The European football championships, which are to be staged in 2020 in a number of different countries, are to become so lucrative that some nations are willing to pay for the privilege of hosting them, according to a letter published on Wednesday. England, which won the tournament in 1966, has not hosted since, despite a recent bid to be chosen as hosts for the 2020 tournament.
The other day we were discussing the upcoming World Cup in Russia next summer. I said that I didn’t understand why England isn’t allowed to play with the same freedom as the rest of Europe. It’s not as if England’s national team doesn’t have the talent to succeed. I even argued that it was a shame that England had some of the best players in Europe but was never considered when it came to the World Cup.
England manager Gareth Southgate has abandoned his usual calm demeanour to admit he felt like his stomach had been ripped out after the Euro 2020 final defeat to Italy at Wembley Stadium.
Southgate has already struggled as an England player: he missed a crucial penalty against Germany in the Euro 96 semi-final at Wembley, and as a coach in the World Cup semi-final against Croatia in Moscow three years ago.
It was more painful, closer to home. A missed opportunity to end a 55-year absence of a major trophy, a chance for Southgate to be the only man, along with 1966 World Cup winner Sir Alf Ramsey, to bring the nation such glory.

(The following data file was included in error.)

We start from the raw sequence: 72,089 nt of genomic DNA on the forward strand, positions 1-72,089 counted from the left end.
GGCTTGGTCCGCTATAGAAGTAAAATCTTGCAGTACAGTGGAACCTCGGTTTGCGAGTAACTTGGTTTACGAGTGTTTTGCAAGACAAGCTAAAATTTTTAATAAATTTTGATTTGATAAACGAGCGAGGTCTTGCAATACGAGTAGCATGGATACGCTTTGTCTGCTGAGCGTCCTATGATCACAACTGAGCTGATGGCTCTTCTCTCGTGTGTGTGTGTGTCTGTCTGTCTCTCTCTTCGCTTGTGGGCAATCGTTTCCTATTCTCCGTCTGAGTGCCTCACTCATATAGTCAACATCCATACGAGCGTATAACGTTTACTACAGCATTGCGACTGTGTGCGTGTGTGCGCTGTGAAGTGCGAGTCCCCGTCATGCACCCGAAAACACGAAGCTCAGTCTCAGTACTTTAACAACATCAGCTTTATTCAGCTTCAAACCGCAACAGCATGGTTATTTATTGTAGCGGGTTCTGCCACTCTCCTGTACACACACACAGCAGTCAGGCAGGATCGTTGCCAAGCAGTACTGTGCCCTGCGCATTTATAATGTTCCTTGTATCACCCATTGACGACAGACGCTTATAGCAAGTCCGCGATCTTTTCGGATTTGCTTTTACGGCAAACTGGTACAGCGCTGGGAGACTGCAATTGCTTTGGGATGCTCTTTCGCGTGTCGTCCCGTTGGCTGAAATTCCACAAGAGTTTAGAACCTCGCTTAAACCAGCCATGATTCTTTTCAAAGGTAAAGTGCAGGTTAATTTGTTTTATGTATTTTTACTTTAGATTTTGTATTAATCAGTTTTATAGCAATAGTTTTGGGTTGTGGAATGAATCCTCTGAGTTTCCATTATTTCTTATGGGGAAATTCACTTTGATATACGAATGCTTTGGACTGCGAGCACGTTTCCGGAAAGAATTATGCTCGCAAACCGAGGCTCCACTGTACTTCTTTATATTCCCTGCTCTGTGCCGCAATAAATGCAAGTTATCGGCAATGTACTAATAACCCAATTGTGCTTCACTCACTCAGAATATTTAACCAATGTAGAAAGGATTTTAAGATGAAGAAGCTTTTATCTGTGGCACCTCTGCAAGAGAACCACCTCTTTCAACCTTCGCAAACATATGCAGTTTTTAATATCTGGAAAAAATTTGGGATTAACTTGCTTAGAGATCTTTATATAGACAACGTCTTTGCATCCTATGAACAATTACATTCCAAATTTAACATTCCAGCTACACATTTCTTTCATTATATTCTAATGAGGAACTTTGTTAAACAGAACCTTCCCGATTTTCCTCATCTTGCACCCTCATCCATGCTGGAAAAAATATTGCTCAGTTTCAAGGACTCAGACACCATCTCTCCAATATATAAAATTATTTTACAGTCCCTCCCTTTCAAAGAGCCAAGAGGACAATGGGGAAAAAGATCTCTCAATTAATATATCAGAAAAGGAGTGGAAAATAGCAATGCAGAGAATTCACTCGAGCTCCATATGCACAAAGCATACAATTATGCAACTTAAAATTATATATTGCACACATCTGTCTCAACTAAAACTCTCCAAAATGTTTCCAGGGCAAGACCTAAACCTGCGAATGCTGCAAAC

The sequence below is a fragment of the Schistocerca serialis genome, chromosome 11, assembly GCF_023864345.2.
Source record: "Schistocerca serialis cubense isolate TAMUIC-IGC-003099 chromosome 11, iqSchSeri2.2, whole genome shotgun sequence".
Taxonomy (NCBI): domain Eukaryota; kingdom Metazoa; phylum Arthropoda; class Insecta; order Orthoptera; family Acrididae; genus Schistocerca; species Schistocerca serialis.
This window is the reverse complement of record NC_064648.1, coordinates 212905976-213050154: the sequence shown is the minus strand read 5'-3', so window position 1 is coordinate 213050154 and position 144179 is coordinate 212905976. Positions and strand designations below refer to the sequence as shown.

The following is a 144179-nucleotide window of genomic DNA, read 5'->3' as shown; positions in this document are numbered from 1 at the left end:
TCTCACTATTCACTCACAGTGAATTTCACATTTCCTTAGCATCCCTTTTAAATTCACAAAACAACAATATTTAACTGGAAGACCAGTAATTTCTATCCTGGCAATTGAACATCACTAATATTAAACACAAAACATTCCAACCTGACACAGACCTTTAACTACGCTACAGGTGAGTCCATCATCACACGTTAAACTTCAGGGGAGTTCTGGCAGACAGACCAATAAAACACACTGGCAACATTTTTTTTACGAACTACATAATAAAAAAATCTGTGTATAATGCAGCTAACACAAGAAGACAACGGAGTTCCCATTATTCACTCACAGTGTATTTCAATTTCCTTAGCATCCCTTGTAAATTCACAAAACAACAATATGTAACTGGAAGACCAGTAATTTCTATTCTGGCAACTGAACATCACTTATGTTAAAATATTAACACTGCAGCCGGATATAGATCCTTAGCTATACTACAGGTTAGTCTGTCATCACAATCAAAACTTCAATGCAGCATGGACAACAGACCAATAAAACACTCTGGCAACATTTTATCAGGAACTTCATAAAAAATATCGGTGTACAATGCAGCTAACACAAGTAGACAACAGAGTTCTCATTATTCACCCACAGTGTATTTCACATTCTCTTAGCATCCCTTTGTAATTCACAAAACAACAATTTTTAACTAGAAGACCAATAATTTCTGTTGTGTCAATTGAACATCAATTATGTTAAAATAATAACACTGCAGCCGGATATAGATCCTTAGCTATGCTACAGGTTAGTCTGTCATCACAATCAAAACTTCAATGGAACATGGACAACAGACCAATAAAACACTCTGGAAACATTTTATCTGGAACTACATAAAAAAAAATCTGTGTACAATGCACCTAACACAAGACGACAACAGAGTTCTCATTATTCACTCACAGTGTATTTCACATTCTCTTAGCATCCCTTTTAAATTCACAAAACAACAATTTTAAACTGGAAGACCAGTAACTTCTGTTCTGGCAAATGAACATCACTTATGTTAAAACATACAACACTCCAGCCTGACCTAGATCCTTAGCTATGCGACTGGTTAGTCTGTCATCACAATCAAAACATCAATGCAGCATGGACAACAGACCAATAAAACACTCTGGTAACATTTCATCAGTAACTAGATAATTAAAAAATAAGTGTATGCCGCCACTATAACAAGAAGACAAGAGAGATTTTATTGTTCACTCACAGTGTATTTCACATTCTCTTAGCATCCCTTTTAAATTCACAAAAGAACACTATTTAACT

The failure after a wave of national euphoria only accentuated the feeling of bitter disappointment.
Southgate looked tense, tired and visibly downcast as he reflected on the pain at Wembley and looked ahead to the 2022 World Cup in Qatar.
First of all. Southgate’s record as England national coach is matched only by that of the legendary Ramsey, the silent master who won the World Cup in 1966.
There were two big tournaments with semi-finals and finals. Prosperity versus the past according to Ramsey.
Sportswriters Rio Ferdinand, Alan Shearer and Frank Lampard analyse Southgate’s tactics.
In England’s life before Southgate, two previous championships ended with relegation to the group stage in Brazil 2014, and then came perhaps the lowest point in the national team’s history when England were humiliatingly eliminated by Iceland in the round of 16 at Euro 2016.
And when Southgate made the final move to become England manager in November 2016, after managing the Under-21 team, the team and the Football Association descended into chaos after Sam Allardyce’s one-match reign.